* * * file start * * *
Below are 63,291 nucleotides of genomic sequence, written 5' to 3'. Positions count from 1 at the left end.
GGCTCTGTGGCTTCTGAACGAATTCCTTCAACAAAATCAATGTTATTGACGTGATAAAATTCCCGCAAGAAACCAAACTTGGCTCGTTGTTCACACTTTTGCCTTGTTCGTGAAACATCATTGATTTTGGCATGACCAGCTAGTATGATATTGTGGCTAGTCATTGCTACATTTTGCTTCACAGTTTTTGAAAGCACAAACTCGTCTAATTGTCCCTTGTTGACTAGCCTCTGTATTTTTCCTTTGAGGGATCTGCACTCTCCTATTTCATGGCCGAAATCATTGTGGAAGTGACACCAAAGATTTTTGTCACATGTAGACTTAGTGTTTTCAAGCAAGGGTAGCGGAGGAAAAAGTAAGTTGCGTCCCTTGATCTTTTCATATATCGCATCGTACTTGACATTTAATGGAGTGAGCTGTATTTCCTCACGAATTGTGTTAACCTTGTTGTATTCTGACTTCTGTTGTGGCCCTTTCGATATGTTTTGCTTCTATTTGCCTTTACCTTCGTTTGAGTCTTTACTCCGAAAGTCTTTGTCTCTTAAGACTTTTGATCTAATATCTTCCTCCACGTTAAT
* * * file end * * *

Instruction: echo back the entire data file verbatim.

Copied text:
Below are 63,291 nucleotides of genomic sequence, written 5' to 3'. Positions count from 1 at the left end.
GGCTCTGTGGCTTCTGAACGAATTCCTTCAACAAAATCAATGTTATTGACGTGATAAAATTCCCGCAAGAAACCAAACTTGGCTCGTTGTTCACACTTTTGCCTTGTTCGTGAAACATCATTGATTTTGGCATGACCAGCTAGTATGATATTGTGGCTAGTCATTGCTACATTTTGCTTCACAGTTTTTGAAAGCACAAACTCGTCTAATTGTCCCTTGTTGACTAGCCTCTGTATTTTTCCTTTGAGGGATCTGCACTCTCCTATTTCATGGCCGAAATCATTGTGGAAGTGACACCAAAGATTTTTGTCACATGTAGACTTAGTGTTTTCAAGCAAGGGTAGCGGAGGAAAAAGTAAGTTGCGTCCCTTGATCTTTTCATATATCGCATCGTACTTGACATTTAATGGAGTGAGCTGTATTTCCTCACGAATTGTGTTAACCTTGTTGTATTCTGACTTCTGTTGTGGCCCTTTCGATATGTTTTGCTTCTATTTGCCTTTACCTTCGTTTGAGTCTTTACTCCGAAAGTCTTTGTCTCTTAAGACTTTTGATCTAATATCTTCCTCCACGTTAAT